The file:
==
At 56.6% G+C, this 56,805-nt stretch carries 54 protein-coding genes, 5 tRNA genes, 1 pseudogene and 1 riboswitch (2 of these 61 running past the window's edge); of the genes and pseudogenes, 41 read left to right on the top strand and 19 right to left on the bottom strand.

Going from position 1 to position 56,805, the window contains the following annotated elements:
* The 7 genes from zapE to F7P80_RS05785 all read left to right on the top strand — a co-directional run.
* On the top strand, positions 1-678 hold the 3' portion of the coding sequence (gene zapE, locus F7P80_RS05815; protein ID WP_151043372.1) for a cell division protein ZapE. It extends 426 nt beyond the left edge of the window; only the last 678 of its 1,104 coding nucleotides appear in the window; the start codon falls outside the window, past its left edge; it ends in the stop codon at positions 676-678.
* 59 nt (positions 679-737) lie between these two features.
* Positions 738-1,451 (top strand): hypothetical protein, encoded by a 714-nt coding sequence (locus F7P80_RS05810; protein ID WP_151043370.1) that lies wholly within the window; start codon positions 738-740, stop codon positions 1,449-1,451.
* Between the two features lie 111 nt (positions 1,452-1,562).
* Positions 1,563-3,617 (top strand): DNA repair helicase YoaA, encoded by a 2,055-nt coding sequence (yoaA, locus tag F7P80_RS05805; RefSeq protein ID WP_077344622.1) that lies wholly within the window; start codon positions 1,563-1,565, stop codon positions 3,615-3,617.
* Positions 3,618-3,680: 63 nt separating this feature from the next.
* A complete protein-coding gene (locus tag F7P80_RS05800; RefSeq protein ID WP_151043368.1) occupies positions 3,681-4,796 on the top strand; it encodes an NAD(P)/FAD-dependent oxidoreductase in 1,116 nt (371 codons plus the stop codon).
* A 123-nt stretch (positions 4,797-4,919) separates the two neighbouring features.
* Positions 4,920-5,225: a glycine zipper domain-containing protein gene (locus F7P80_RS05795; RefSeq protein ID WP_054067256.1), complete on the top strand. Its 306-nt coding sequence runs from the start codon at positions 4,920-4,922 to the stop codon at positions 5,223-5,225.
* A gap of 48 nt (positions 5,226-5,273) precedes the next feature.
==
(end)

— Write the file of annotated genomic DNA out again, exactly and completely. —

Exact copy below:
At 56.6% G+C, this 56,805-nt stretch carries 54 protein-coding genes, 5 tRNA genes, 1 pseudogene and 1 riboswitch (2 of these 61 running past the window's edge); of the genes and pseudogenes, 41 read left to right on the top strand and 19 right to left on the bottom strand.

Going from position 1 to position 56,805, the window contains the following annotated elements:
* The 7 genes from zapE to F7P80_RS05785 all read left to right on the top strand — a co-directional run.
* On the top strand, positions 1-678 hold the 3' portion of the coding sequence (gene zapE, locus F7P80_RS05815; protein ID WP_151043372.1) for a cell division protein ZapE. It extends 426 nt beyond the left edge of the window; only the last 678 of its 1,104 coding nucleotides appear in the window; the start codon falls outside the window, past its left edge; it ends in the stop codon at positions 676-678.
* 59 nt (positions 679-737) lie between these two features.
* Positions 738-1,451 (top strand): hypothetical protein, encoded by a 714-nt coding sequence (locus F7P80_RS05810; protein ID WP_151043370.1) that lies wholly within the window; start codon positions 738-740, stop codon positions 1,449-1,451.
* Between the two features lie 111 nt (positions 1,452-1,562).
* Positions 1,563-3,617 (top strand): DNA repair helicase YoaA, encoded by a 2,055-nt coding sequence (yoaA, locus tag F7P80_RS05805; RefSeq protein ID WP_077344622.1) that lies wholly within the window; start codon positions 1,563-1,565, stop codon positions 3,615-3,617.
* Positions 3,618-3,680: 63 nt separating this feature from the next.
* A complete protein-coding gene (locus tag F7P80_RS05800; RefSeq protein ID WP_151043368.1) occupies positions 3,681-4,796 on the top strand; it encodes an NAD(P)/FAD-dependent oxidoreductase in 1,116 nt (371 codons plus the stop codon).
* A 123-nt stretch (positions 4,797-4,919) separates the two neighbouring features.
* Positions 4,920-5,225: a glycine zipper domain-containing protein gene (locus F7P80_RS05795; RefSeq protein ID WP_054067256.1), complete on the top strand. Its 306-nt coding sequence runs from the start codon at positions 4,920-4,922 to the stop codon at positions 5,223-5,225.
* A gap of 48 nt (positions 5,226-5,273) precedes the next feature.